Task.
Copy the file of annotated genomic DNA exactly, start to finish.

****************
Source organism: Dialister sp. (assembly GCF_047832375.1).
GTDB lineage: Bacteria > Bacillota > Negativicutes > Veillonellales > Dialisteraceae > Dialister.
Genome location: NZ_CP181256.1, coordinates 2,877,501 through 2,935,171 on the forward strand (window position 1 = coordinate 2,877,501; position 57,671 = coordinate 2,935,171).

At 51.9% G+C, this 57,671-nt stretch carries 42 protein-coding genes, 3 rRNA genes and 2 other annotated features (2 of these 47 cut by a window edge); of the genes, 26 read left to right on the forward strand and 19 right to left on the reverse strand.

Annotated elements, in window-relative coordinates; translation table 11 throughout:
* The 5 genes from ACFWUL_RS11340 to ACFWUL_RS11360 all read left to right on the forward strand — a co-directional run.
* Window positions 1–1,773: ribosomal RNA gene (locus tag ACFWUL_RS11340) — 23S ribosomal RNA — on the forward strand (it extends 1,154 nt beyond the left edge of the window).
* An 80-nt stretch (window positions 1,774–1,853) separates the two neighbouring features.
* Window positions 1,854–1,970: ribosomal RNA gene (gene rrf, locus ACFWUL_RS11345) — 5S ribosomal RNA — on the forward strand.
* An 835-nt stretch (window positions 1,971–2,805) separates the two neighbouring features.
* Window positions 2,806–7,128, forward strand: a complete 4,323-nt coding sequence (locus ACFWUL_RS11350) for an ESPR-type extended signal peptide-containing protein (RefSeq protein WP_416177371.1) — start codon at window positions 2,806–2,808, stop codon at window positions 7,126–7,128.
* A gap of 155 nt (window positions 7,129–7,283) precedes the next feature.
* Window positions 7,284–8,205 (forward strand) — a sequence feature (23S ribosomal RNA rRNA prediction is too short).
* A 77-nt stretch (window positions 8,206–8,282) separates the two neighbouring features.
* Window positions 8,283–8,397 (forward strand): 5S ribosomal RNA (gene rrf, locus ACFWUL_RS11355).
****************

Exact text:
Source organism: Dialister sp. (assembly GCF_047832375.1).
GTDB lineage: Bacteria > Bacillota > Negativicutes > Veillonellales > Dialisteraceae > Dialister.
Genome location: NZ_CP181256.1, coordinates 2,877,501 through 2,935,171 on the forward strand (window position 1 = coordinate 2,877,501; position 57,671 = coordinate 2,935,171).

At 51.9% G+C, this 57,671-nt stretch carries 42 protein-coding genes, 3 rRNA genes and 2 other annotated features (2 of these 47 cut by a window edge); of the genes, 26 read left to right on the forward strand and 19 right to left on the reverse strand.

Annotated elements, in window-relative coordinates; translation table 11 throughout:
* The 5 genes from ACFWUL_RS11340 to ACFWUL_RS11360 all read left to right on the forward strand — a co-directional run.
* Window positions 1–1,773: ribosomal RNA gene (locus tag ACFWUL_RS11340) — 23S ribosomal RNA — on the forward strand (it extends 1,154 nt beyond the left edge of the window).
* An 80-nt stretch (window positions 1,774–1,853) separates the two neighbouring features.
* Window positions 1,854–1,970: ribosomal RNA gene (gene rrf, locus ACFWUL_RS11345) — 5S ribosomal RNA — on the forward strand.
* An 835-nt stretch (window positions 1,971–2,805) separates the two neighbouring features.
* Window positions 2,806–7,128, forward strand: a complete 4,323-nt coding sequence (locus ACFWUL_RS11350) for an ESPR-type extended signal peptide-containing protein (RefSeq protein WP_416177371.1) — start codon at window positions 2,806–2,808, stop codon at window positions 7,126–7,128.
* A gap of 155 nt (window positions 7,129–7,283) precedes the next feature.
* Window positions 7,284–8,205 (forward strand) — a sequence feature (23S ribosomal RNA rRNA prediction is too short).
* A 77-nt stretch (window positions 8,206–8,282) separates the two neighbouring features.
* Window positions 8,283–8,397 (forward strand): 5S ribosomal RNA (gene rrf, locus ACFWUL_RS11355).